By Christie Smythe, Bloomberg News
Last month 12 jurors said they found enough evidence to convict lawyer Evan Greebel of conspiring with Martin Shkreli in fraud schemes. By the next day, one member of the panel had second thoughts.
A federal judge in Brooklyn, New York, must decide whether the juror’s doubts are enough to reopen the case.
The unidentified juror said that he “wanted to look at more evidence” during deliberations, said U.S. District Judge Kiyo Matsumoto, relaying details of the Dec. 28 discussion between the juror and the judge’s clerk. But other members of the panel told the juror they “would have him removed” if he pressed his request, she said.
The details of the juror’s call were made public on Friday as defense lawyers raised allegations of misconduct during deliberations in the trial of Greebel, a former corporate lawyer who advised Shkreli’s companies. The juror was questioned in secret by the judge on Friday with only Greebel, his lawyers and prosecutors present.
Matsumoto’s findings weren’t made public and a transcript of the discussion was sealed.
The judge cautioned that verdicts can only be called into question for juror misconduct in extreme cases, such as when violence is threatened. If there is severe misconduct, a verdict could be thrown out. The misconduct allegations may lead Greebel’s lawyers to seek a new trial or provide them with a basis for an appeal.
Several jurors read coverage about Shkreli during the trial, possibly influencing their decision, Greebel’s lawyers said. Another juror was dismissed after she was found to have posted comments about the case on an Instagram account.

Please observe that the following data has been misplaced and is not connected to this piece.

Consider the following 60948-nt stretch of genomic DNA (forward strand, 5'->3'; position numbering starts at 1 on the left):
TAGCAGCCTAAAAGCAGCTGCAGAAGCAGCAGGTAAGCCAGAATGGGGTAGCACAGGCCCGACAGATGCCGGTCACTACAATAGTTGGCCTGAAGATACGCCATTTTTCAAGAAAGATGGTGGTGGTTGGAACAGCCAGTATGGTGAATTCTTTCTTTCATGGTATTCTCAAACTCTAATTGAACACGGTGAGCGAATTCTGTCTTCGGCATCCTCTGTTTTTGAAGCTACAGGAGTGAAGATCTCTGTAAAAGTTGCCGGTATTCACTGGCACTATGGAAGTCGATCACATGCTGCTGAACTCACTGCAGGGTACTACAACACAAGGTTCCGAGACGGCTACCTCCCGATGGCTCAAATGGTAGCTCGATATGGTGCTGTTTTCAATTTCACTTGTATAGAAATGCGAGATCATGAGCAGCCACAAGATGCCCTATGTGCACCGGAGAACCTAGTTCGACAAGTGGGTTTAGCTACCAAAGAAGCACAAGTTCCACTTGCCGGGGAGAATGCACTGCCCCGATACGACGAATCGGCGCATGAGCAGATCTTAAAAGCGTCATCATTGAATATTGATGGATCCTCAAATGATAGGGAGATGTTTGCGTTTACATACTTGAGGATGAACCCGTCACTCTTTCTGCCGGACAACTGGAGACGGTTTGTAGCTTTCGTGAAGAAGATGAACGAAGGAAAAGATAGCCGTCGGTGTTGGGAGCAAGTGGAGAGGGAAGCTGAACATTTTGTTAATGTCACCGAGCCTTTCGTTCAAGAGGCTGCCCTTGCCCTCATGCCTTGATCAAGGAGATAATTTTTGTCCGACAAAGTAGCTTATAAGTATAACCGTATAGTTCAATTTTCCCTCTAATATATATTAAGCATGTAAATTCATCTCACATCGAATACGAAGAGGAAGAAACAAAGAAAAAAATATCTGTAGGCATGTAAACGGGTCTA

“We know the jurors read media reports,” Joshua Dubin, a lawyer for Greebel, told the judge Friday. “Just because they gave up 10 weeks of their lives doesn’t mean they can thumb their nose at the court.”
Lawyers for Greebel previously expressed concerns that jurors could be biased against their client because of his association with Shkreli, who was convicted of fraud and conspiracy in August after a separate trial. Shkreli became a target of widespread public outrage for aggressive drug pricing tactics in 2015. He inflamed public opinion further with brash comments and social media stunts.
Although he has been jailed since September, Shkreli has continued to make headlines. Dubin told reporters after the hearing that jurors had read news about prosecutors potentially seizing a one-of-a-kind album by New York rap group the Wu-Tang Clan, which Shkreli bought in 2015 for $2 million, making it the most expensive musical work ever sold.
“Several jurors had read those reports and failed to report those things to the court,” Dubin said.
Dubin declined to comment on what the judge said under seal, but added that lawyers would continue probing the misconduct allegations.
“We do intend to speak to other jurors and find out what happened,” Dubin said.
The case is U.S. v. Shkreli, 15-cr-637, U.S. District Court, Eastern District of New York (Brooklyn).